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Debt

FfD-Agenda

 

United Nations, A/ AC. 257/ L. 2, June 2000

"Debt

8. Confronting external debt challenges: addressing debt problems of developing countries, including cases of high indebtedness and moral hazard issues; enhancing and expanding the Heavily Indebted Poor Countries Debt Initiative; avoiding the recurrence of debt crises, through, inter alia, preventive measures to avoid unsustainable public and private debt; technical assistance for debt management. "

 

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First Working Paper of the Facilitator

United Nations, A/AC.254/24, March 2001

 

" V:  Debt

Debt financing is an important option that countries have to mobilize resources for public and private investment. Many developing countries and countries with economies in transition have managed debt financing effectively to expand their level of investment and this, in turn, has led to growth and has generated ample resources to repay the debt and support both consumption and investment expenditures. Others—for different reasons, including domestic economic mismanagement, conflicts, natural catastrophes and external economic shocks such as terms of trade changes, international interest rate hikes or contagion— are faced with difficult, or even unbearable, debt burdens.

It is important to note that most low-income countries do not face primarily a debt problem. They face a broader problem of development financing and the focus should be not so much on one particular type of flow but on the volume and flexibility of the aggregate net transfers to each country from donors. Debt relief should be additional and not at the expense of development assistance.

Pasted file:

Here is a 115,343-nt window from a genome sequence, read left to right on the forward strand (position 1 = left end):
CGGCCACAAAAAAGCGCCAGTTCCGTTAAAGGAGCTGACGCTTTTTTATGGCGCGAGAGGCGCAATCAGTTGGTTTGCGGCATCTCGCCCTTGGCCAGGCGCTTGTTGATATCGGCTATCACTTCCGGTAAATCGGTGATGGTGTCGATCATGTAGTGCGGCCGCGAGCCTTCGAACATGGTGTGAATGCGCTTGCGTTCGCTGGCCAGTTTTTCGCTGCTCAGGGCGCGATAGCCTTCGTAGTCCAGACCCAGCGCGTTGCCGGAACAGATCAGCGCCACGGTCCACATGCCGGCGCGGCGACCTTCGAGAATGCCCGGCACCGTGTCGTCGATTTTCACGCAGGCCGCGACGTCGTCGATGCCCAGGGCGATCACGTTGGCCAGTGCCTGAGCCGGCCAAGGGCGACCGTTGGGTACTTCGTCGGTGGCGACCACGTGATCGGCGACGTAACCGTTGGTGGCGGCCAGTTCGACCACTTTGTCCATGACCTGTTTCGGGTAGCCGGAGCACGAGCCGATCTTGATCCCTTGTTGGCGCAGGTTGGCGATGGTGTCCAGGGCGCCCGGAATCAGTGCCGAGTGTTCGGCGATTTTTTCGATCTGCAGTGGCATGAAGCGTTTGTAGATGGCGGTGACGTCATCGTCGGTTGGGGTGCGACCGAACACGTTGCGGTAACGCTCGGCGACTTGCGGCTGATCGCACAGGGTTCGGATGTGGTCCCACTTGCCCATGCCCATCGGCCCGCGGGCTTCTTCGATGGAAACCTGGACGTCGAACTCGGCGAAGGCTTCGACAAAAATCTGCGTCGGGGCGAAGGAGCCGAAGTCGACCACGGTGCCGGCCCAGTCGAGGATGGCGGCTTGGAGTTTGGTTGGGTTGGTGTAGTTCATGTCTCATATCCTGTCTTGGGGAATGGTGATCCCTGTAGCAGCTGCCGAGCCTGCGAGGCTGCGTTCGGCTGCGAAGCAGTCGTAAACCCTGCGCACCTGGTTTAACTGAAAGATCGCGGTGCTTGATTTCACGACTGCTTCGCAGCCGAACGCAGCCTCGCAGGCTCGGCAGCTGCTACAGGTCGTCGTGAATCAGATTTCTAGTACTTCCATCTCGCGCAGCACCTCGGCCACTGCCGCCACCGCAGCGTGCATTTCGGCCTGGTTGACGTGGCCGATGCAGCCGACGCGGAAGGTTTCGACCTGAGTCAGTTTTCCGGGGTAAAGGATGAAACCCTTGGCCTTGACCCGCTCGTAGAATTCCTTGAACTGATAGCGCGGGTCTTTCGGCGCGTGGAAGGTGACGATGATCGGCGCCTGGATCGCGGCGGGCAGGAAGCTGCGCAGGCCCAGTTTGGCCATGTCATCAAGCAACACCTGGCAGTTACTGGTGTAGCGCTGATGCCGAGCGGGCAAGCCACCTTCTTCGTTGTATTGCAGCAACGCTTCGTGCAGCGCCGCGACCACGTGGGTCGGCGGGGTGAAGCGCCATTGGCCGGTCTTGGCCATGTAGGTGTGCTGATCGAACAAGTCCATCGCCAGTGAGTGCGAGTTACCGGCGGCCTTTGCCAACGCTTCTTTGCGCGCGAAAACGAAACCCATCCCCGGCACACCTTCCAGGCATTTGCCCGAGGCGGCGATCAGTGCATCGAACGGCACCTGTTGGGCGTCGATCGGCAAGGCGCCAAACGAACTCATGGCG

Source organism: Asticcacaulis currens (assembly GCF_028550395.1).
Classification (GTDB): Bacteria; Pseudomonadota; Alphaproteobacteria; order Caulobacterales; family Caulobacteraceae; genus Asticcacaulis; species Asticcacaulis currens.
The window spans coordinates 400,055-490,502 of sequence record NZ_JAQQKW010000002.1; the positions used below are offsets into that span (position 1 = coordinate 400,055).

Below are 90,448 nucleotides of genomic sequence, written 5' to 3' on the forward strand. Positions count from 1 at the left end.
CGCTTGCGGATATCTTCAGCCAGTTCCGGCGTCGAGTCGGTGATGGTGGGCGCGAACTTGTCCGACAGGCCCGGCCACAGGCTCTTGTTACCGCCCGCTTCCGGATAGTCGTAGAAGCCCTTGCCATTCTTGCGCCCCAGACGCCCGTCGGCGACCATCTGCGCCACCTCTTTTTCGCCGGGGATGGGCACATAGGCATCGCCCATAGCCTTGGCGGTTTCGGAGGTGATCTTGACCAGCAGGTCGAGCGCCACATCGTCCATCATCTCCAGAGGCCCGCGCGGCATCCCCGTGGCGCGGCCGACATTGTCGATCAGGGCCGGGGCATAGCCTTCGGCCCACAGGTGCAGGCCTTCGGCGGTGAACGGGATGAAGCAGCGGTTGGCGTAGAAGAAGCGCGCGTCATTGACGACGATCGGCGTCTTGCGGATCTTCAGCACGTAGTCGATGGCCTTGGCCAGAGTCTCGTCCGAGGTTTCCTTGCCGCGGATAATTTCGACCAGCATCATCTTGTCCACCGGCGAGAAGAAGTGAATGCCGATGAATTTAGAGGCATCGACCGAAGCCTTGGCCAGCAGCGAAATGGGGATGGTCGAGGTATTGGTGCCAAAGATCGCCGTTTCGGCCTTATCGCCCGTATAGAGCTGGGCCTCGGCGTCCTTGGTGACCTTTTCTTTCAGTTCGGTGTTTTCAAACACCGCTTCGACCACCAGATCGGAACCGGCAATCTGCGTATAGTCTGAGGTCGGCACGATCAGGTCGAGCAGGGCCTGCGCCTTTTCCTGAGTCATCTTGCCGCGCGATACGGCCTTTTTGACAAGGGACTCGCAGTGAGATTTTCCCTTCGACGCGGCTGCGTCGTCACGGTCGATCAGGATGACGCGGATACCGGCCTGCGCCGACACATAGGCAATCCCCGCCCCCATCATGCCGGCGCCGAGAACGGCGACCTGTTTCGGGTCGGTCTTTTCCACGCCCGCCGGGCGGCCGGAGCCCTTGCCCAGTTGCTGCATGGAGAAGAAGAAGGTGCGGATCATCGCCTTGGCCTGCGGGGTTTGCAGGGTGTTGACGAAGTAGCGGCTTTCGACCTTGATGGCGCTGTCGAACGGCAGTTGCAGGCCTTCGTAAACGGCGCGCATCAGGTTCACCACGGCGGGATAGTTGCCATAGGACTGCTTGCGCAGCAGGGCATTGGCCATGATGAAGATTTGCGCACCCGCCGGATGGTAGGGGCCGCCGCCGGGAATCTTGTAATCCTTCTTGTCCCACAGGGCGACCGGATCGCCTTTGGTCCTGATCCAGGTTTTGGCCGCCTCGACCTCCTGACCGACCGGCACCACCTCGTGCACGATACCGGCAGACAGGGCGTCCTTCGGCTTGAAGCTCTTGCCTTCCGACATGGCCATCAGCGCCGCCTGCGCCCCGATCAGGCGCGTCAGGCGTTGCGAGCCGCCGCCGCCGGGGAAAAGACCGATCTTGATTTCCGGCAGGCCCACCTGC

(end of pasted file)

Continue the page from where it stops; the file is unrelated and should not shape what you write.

Bearing in mind the importance of fully funding and implementing HIPC:

Are there any exceptional situations in which even more drastic relief may be called for? For instance, in the face of natural catastrophes or as countries emerge from conflicts? When countries, in spite of their efforts on policy and governance, fall "off-track" in the pursuit of the poverty reduction and other basic social targets included in the Millennium goals?

Which other special measures, including debt cancellation, should be considered to address the challenges of poverty eradication and sustainable development, particularly in Africa?

How to avoid " cross subsidization" of debt relief by other developing countries?

How best to ensure, for low income countries, adequate grant financing and appropriate concessionality of new borrowing along with sound debt management capacity —to prevent the problem of excessive debt burdens from recurring?

For countries with a mix of official and private creditors and relying on access to international financial markets (where attempts to offer debt relief raise questions on moral hazard and future access to financing):

Which preventive measures, including through technical assistance, could be put in place to avoid unsustainable accumulation of public and private debt ?

What kind of mechanisms can help expedite the resolution of debt crises when many types of creditors are involved and ensure fair burden sharing among them and the debtor? How best to develop clearer principles and more transparent mechanisms for working out debt problems? What is the feasibility of mediation-type mechanisms?"

 

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Report of the Secretary-General
to the Preparatory Committee for the
High-Level International Intergovernmental Event
On Financing For Development

United Nations, A/AC.257/12, January 2001